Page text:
Il trovatore – opera in four acts to a libretto by Salvatore Cammarano based on a play by Antonio Garcia Gutiérrez [sung in Italian with English surtitles]
Leonora – Katarina Jovanovic
Manrico – Rafael Rojas
Azucena – Anne Mason
Conte di Luna – Stephen Gadd
Ferrando – Geoffrey Moses
Ines – Stephanie Corley
Ruiz – Michael Bracegirdle
An Old Gypsy – Bruno Loxton
A Messenger – Niel Joubert
Opera Holland Park Chorus
City of London Sinfonia
John Lloyd Davies – Director & Designer
James Clutton – Producer
Colin Grenfell – Lighting Designer
Mandy Demetriou – Choreographer
Elizabeth Rowe – Repetiteur
Tara Cole – Costume Supervisor
Ron Freeman – Wigs & Make-up
Paul Hastie & Richard Dearsley – Surtitles Translation & Operation
Reviewed by: Michael Darvell
Reviewed: 3 June, 2008
Venue: Opera Holland Park, London
The opening night of this year’s Opera Holland Park season repeated the weather of the first night last year: a total downpour all evening. However, all was not lost, in fact nothing was lost at all as the new canopy, with some modifications, stood up to the inclemency with nary a drop of rain entering the auditorium. That said, it was still rather chilly and by the end of the evening the percussionists, seated on the outer edge in a huge draught, had donned overcoats and mufflers. Pity the poor violinists who had to perform elaborate fingering without mittens. Still, the weather has never fazed the Opera Holland Park audience and a good time was had by all.
The opening production by John Lloyd Davies of Verdi’s “Il trovatore” was a good start to what promises to be an outstanding season. “Il trovatore” is not the easiest of plots to ‘out’ to an audience: the Spanish Civil War provides the background to a story involving brothers separated in childhood, a gypsy woman (Azucena) is accused of witchcraft after her mother is burnt at the stake by the father of Royalist leader (Conte di Luna), upon whom she places a curse by hurling his other child into the fire. The younger Conte Di Luna seeks retribution. Meanwhile, both the Conte Di Luna and a wandering minstrel, the troubadour Manrico, a rebel in the Civil War, love Leonora. There follows a fight for power, love and vengeance which, in a single work, might seem rather overblown, but John Lloyd Davies’s production keeps it firmly within the realms of possibility with an emphasis on realism that makes the piece ring true.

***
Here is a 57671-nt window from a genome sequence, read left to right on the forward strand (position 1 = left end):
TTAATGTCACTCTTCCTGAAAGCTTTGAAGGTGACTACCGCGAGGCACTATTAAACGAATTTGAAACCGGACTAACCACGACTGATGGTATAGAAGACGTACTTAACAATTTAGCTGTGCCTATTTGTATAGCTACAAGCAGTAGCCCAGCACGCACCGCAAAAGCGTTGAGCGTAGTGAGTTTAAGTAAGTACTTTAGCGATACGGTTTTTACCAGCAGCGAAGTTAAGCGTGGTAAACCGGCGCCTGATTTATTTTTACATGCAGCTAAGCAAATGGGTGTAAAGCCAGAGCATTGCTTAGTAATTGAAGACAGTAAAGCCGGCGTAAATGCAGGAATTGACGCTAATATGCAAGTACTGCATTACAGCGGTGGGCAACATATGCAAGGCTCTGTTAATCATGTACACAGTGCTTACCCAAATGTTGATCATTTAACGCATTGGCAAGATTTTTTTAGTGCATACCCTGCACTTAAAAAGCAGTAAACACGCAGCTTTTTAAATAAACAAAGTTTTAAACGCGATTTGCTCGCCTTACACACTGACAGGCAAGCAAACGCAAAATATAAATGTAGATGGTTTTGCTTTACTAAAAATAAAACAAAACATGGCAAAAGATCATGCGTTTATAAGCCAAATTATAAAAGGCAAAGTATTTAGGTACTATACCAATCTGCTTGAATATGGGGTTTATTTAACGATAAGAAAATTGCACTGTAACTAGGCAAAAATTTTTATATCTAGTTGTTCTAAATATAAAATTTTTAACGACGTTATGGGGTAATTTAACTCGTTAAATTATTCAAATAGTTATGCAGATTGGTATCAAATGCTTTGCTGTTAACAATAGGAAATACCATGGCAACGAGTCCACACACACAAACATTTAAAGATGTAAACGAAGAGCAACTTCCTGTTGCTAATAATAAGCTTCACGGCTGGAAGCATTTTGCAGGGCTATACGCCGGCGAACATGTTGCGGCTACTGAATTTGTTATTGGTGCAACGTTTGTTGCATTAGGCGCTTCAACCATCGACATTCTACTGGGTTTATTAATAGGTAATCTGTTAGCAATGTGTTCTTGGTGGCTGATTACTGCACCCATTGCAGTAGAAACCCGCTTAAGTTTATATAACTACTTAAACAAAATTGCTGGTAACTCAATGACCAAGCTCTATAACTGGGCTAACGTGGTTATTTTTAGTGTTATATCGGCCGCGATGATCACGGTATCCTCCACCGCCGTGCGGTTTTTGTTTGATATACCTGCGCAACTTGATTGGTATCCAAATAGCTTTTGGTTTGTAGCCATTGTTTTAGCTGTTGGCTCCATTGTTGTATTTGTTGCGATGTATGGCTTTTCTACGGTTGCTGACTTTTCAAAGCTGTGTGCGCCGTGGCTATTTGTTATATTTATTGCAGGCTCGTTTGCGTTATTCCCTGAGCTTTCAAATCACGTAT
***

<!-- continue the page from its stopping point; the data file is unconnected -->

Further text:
Casting from strength helps and there are at least three excellent performances. As Manrico, Rafael Rojas is the hero incarnate. When the programme-note says “Manrico leaps into action” he really does just that, but then Verdi has written some brilliantly rousing music for the rebels and their leader. Rojas doesn’t do a Pavarotti in his big aria but he gets there without resorting to unnecessary flourishes and, with a bandanna around his forehead, he certainly looks the part of the troubadour rebel.
As Leonora Katarina Jovanovic sings beautifully with clear, excellent phrasing in a part that can be a little on the soppy side, a woman who has fallen for a strolling minstrel, who at that time (15th-century Spain) was probably the equivalent of a pop star. It’s a fine performance, well-acted and sung with requisite passion and sympathy. Anne Mason, however, rather eclipses them as Azucena, a star reading that has real backbone and drive – she is really feeling the wrath of the gypsy woman who, twenty years earlier, made a sacrifice that she only now can avenge. It’s a tough role but managed very capably indeed by Mason.
Good support comes from Stephen Gadd’s Conte di Luna, Geoffrey Moses’s Ferrando and a nicely sung cameo from Stephanie Corley as Ines. The City of London Sinfonia and the Opera Holland Park Chorus did wonders to bring the music alive, even in Arctic conditions! Brad Cohen evoked a beautifully stirring sound from his musicians. John Lloyd Davies also designed the impressive set – a backdrop in bold red with a tower of fire as a centrepiece. The stylisation of the prison scenes is handled very well, the staging being a masterly presentation of a difficult piece on the wide space that is the Holland Park Theatre.
- Il trovatore is at Holland Park Theatre on 5, 7, 10, 12, 14, 18 & 20 June at 7.30 p.m.
- Box Office: 0845 230 9769
- Tickets £10.00 to £52.00 with some concessions
- Opera Holland Park